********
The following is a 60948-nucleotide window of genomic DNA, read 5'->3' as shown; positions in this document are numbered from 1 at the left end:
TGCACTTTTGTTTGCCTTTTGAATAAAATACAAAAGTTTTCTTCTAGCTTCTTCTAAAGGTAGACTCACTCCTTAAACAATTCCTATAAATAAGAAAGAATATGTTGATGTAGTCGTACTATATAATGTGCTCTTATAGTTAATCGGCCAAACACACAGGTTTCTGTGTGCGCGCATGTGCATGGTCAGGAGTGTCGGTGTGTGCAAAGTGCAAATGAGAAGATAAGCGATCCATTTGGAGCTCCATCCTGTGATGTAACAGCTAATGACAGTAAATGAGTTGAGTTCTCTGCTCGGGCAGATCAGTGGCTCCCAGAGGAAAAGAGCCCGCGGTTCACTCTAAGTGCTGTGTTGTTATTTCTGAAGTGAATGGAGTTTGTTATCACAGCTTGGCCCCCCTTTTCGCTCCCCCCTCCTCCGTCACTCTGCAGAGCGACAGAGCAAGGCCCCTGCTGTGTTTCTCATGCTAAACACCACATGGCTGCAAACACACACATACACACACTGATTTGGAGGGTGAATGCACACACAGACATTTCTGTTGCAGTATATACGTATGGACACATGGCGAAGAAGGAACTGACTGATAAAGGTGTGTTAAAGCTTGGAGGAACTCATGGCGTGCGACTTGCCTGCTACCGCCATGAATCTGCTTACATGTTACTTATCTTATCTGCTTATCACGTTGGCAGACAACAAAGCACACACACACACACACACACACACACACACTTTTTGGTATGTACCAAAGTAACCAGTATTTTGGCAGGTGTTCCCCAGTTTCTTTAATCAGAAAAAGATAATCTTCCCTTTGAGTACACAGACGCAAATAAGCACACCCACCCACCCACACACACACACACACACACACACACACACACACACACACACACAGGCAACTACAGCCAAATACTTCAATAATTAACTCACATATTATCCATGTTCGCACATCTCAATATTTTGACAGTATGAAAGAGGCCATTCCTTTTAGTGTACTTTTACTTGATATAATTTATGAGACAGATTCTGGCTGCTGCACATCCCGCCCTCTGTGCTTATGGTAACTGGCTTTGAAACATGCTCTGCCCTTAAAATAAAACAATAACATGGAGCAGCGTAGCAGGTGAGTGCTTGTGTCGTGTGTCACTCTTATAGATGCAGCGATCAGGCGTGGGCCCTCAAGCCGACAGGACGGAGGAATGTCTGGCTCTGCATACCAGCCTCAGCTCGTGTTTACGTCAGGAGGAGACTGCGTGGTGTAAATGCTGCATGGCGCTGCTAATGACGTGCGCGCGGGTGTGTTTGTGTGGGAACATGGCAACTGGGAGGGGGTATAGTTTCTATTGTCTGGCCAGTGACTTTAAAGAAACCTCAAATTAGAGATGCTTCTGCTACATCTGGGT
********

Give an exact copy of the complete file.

The following is a 60948-nucleotide window of genomic DNA, read 5'->3' as shown; positions in this document are numbered from 1 at the left end:
TGCACTTTTGTTTGCCTTTTGAATAAAATACAAAAGTTTTCTTCTAGCTTCTTCTAAAGGTAGACTCACTCCTTAAACAATTCCTATAAATAAGAAAGAATATGTTGATGTAGTCGTACTATATAATGTGCTCTTATAGTTAATCGGCCAAACACACAGGTTTCTGTGTGCGCGCATGTGCATGGTCAGGAGTGTCGGTGTGTGCAAAGTGCAAATGAGAAGATAAGCGATCCATTTGGAGCTCCATCCTGTGATGTAACAGCTAATGACAGTAAATGAGTTGAGTTCTCTGCTCGGGCAGATCAGTGGCTCCCAGAGGAAAAGAGCCCGCGGTTCACTCTAAGTGCTGTGTTGTTATTTCTGAAGTGAATGGAGTTTGTTATCACAGCTTGGCCCCCCTTTTCGCTCCCCCCTCCTCCGTCACTCTGCAGAGCGACAGAGCAAGGCCCCTGCTGTGTTTCTCATGCTAAACACCACATGGCTGCAAACACACACATACACACACTGATTTGGAGGGTGAATGCACACACAGACATTTCTGTTGCAGTATATACGTATGGACACATGGCGAAGAAGGAACTGACTGATAAAGGTGTGTTAAAGCTTGGAGGAACTCATGGCGTGCGACTTGCCTGCTACCGCCATGAATCTGCTTACATGTTACTTATCTTATCTGCTTATCACGTTGGCAGACAACAAAGCACACACACACACACACACACACACACACACTTTTTGGTATGTACCAAAGTAACCAGTATTTTGGCAGGTGTTCCCCAGTTTCTTTAATCAGAAAAAGATAATCTTCCCTTTGAGTACACAGACGCAAATAAGCACACCCACCCACCCACACACACACACACACACACACACACACACACACACACACACACAGGCAACTACAGCCAAATACTTCAATAATTAACTCACATATTATCCATGTTCGCACATCTCAATATTTTGACAGTATGAAAGAGGCCATTCCTTTTAGTGTACTTTTACTTGATATAATTTATGAGACAGATTCTGGCTGCTGCACATCCCGCCCTCTGTGCTTATGGTAACTGGCTTTGAAACATGCTCTGCCCTTAAAATAAAACAATAACATGGAGCAGCGTAGCAGGTGAGTGCTTGTGTCGTGTGTCACTCTTATAGATGCAGCGATCAGGCGTGGGCCCTCAAGCCGACAGGACGGAGGAATGTCTGGCTCTGCATACCAGCCTCAGCTCGTGTTTACGTCAGGAGGAGACTGCGTGGTGTAAATGCTGCATGGCGCTGCTAATGACGTGCGCGCGGGTGTGTTTGTGTGGGAACATGGCAACTGGGAGGGGGTATAGTTTCTATTGTCTGGCCAGTGACTTTAAAGAAACCTCAAATTAGAGATGCTTCTGCTACATCTGGGT